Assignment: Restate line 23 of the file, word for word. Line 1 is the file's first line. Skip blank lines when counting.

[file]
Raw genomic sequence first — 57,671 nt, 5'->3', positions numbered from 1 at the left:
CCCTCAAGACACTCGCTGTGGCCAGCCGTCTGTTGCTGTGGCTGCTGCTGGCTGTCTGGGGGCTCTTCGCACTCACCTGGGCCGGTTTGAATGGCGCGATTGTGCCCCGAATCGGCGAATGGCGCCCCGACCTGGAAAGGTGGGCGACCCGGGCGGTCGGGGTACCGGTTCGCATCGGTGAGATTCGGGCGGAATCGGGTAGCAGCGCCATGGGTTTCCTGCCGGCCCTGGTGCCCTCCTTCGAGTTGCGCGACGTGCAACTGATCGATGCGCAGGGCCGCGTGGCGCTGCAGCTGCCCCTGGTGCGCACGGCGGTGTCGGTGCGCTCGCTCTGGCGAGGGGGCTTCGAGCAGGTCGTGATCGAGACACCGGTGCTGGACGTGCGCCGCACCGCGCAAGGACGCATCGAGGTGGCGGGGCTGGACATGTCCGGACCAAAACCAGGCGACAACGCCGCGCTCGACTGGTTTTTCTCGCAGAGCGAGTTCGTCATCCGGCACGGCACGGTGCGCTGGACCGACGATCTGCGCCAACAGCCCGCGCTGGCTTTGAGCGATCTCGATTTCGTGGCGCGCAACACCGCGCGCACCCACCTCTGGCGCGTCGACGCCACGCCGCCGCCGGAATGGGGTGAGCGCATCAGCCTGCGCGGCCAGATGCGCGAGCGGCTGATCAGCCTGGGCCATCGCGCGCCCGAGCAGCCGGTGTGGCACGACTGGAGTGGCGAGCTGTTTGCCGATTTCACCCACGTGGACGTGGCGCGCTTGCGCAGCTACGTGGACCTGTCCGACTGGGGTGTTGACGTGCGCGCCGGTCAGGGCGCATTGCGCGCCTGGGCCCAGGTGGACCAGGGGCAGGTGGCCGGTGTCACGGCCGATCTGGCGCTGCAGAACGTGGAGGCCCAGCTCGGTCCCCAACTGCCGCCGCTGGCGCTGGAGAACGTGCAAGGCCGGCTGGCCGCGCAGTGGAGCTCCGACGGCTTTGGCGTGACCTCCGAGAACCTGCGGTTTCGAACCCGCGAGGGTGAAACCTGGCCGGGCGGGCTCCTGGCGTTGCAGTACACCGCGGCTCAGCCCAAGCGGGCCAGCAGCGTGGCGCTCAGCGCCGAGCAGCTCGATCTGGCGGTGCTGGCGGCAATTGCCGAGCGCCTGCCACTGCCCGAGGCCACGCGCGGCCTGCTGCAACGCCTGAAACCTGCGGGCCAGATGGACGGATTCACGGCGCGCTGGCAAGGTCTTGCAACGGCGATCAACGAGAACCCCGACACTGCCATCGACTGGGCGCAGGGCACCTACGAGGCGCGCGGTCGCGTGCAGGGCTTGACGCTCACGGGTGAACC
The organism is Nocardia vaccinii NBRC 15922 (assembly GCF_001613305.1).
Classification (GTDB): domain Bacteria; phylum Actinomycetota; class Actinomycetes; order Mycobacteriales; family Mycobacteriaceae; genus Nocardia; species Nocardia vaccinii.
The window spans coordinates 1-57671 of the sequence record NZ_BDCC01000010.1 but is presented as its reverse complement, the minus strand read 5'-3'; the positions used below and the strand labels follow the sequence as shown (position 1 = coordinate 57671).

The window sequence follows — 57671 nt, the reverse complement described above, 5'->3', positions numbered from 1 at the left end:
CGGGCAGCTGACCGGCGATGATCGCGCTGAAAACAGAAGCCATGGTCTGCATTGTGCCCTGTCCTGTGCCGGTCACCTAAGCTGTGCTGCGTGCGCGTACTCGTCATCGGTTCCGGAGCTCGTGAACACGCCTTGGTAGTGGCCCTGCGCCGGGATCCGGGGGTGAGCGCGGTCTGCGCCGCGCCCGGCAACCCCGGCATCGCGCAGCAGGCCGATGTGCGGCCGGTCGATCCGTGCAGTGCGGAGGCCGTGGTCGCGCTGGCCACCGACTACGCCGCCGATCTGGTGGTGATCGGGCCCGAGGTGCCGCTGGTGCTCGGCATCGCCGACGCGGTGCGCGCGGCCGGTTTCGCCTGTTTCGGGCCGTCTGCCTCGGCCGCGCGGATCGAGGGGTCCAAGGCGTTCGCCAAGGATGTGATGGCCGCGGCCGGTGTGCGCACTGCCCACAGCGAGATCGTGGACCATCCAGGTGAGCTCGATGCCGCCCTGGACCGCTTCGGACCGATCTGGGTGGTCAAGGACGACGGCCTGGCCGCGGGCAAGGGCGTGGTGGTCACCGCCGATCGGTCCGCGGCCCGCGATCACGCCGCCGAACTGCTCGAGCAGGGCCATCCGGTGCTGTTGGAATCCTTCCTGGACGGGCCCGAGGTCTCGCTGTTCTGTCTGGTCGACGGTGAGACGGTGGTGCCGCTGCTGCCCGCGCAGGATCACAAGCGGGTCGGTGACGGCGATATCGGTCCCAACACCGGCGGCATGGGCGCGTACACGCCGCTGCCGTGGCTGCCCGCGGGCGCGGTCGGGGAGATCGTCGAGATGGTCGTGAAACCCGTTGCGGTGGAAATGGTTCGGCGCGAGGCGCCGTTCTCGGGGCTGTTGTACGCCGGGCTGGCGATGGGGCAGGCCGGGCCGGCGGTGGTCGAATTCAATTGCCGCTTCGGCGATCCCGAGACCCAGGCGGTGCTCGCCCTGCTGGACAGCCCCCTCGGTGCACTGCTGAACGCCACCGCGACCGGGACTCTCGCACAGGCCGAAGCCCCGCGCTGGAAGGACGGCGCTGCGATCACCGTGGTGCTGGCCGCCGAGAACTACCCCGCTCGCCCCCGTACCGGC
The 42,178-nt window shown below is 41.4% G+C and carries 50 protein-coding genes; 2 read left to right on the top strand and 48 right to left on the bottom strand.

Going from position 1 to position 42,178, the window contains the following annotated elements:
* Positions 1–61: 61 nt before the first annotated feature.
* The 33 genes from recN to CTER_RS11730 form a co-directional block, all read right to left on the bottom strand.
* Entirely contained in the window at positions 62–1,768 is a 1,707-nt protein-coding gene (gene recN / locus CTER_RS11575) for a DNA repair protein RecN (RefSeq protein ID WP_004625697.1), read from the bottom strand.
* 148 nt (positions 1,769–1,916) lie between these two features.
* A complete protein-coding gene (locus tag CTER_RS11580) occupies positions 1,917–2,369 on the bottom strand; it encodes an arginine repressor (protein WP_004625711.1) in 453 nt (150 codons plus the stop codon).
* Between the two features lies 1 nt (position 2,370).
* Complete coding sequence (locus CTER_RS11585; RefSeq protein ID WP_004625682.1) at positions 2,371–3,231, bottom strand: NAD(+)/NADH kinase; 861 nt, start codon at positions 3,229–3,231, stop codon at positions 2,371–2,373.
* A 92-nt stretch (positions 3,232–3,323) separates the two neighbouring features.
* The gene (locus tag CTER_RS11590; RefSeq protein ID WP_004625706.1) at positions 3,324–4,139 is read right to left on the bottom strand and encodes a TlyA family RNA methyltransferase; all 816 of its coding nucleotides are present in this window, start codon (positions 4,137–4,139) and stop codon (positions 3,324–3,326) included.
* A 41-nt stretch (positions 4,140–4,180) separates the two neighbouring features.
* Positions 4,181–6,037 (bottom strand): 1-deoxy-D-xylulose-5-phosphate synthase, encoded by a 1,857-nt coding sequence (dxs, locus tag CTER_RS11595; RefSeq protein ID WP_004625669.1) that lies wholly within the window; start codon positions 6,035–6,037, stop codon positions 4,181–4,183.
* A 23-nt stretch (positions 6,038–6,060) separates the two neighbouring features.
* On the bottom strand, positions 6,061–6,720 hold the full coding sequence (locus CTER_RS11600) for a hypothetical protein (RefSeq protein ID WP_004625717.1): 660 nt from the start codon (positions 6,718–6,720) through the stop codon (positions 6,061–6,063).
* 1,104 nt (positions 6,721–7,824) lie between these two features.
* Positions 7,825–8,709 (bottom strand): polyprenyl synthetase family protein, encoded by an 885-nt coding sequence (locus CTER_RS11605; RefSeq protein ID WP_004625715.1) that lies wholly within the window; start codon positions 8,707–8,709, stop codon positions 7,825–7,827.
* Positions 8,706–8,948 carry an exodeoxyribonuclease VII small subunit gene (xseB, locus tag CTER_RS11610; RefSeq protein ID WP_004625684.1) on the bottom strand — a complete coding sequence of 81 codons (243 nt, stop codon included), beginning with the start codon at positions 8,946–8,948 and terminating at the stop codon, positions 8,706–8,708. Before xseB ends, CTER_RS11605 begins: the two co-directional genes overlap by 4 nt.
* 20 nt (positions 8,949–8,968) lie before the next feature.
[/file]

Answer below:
* 1,104 nt (positions 6,721–7,824) lie between these two features.